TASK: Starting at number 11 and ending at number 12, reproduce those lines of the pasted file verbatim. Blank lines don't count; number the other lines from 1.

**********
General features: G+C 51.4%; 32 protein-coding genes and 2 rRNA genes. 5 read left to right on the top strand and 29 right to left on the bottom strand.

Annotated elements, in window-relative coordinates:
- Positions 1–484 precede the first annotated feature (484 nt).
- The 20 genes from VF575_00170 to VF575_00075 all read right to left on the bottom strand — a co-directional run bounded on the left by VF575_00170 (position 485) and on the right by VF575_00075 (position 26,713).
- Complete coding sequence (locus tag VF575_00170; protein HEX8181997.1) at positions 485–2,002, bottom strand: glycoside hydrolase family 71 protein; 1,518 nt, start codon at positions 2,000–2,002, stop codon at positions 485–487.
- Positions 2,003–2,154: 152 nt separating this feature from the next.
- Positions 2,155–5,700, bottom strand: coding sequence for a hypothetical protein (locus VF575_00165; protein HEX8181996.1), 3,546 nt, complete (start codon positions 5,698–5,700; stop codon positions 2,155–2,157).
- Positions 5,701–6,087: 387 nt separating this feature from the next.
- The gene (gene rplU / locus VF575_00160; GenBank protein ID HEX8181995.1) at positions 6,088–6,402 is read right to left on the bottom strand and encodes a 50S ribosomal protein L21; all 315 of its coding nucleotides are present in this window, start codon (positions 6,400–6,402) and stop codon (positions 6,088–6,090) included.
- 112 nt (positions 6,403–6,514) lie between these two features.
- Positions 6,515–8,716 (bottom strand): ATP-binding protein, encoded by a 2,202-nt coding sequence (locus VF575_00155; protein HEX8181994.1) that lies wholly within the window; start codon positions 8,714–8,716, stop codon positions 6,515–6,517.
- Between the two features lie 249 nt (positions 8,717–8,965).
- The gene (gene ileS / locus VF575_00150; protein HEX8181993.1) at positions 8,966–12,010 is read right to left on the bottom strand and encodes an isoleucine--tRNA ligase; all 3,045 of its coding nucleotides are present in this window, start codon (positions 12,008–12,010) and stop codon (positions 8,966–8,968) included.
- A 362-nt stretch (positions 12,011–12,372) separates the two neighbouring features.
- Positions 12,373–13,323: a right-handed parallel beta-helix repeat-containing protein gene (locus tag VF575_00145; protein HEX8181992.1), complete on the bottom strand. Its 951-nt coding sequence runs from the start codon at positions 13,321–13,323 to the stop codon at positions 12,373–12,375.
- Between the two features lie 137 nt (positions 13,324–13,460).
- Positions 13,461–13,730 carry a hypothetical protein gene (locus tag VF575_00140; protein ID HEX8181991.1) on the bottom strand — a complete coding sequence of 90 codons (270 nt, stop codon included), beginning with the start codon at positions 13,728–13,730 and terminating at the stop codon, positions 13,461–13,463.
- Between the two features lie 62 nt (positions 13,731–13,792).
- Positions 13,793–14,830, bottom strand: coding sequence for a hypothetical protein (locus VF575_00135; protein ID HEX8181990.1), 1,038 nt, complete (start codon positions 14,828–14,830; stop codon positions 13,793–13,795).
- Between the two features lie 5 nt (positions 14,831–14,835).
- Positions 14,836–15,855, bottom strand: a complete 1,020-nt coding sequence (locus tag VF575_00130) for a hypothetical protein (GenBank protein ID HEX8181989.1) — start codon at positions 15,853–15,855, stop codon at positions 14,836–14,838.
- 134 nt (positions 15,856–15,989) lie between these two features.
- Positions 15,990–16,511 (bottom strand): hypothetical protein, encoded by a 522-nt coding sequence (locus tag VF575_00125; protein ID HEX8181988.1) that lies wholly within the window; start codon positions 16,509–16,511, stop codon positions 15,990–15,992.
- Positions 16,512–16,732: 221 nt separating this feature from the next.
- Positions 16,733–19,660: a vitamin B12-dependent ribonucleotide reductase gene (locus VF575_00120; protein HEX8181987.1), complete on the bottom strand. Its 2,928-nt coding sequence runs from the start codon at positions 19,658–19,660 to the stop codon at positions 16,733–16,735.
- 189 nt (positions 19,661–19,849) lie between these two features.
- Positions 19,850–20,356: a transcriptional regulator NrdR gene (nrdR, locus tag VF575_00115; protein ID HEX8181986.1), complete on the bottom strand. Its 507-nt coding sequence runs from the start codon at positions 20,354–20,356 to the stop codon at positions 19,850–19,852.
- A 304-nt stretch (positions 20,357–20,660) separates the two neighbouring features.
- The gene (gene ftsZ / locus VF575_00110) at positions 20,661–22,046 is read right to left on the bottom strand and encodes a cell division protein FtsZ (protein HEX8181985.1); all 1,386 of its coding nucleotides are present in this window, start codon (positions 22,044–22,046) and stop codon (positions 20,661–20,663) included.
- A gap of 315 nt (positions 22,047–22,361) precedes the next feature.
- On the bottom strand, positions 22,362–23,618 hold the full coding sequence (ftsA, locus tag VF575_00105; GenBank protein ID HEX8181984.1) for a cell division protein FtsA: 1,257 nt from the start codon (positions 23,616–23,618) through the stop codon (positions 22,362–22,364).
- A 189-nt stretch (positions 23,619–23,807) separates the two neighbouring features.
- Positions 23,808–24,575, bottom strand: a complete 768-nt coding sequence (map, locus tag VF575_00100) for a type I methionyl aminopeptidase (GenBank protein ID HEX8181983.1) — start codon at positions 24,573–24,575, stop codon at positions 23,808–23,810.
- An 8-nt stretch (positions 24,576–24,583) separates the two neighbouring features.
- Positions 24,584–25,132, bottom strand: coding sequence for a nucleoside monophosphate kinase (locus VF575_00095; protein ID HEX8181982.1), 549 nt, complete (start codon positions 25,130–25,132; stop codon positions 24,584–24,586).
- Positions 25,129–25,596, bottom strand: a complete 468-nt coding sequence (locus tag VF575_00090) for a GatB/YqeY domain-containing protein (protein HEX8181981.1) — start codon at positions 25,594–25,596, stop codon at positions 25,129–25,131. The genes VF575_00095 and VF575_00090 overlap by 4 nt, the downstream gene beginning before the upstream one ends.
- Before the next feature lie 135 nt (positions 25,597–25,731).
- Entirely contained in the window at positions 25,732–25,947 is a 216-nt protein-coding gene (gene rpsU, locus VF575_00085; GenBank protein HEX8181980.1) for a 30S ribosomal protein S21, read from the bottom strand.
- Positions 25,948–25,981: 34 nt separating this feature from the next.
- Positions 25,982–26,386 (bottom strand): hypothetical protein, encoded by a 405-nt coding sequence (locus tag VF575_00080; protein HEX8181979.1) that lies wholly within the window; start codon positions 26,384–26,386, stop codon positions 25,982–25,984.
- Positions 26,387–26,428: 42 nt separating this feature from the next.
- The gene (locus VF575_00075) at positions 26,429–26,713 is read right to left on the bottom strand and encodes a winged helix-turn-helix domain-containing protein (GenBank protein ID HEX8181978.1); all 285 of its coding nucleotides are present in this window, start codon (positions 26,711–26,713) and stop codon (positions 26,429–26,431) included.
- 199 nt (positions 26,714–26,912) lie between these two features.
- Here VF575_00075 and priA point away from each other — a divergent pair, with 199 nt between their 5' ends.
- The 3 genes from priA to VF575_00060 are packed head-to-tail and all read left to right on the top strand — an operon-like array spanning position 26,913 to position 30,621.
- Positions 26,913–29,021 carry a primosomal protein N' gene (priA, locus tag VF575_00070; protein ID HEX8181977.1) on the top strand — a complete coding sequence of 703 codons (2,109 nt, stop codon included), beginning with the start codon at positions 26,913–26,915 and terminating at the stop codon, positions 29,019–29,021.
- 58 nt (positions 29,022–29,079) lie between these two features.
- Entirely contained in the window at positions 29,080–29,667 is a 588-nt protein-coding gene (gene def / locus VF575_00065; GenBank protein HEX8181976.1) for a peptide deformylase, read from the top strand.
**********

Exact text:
- Positions 6,515–8,716 (bottom strand): ATP-binding protein, encoded by a 2,202-nt coding sequence (locus VF575_00155; protein HEX8181994.1) that lies wholly within the window; start codon positions 8,714–8,716, stop codon positions 6,515–6,517.
- Between the two features lie 249 nt (positions 8,717–8,965).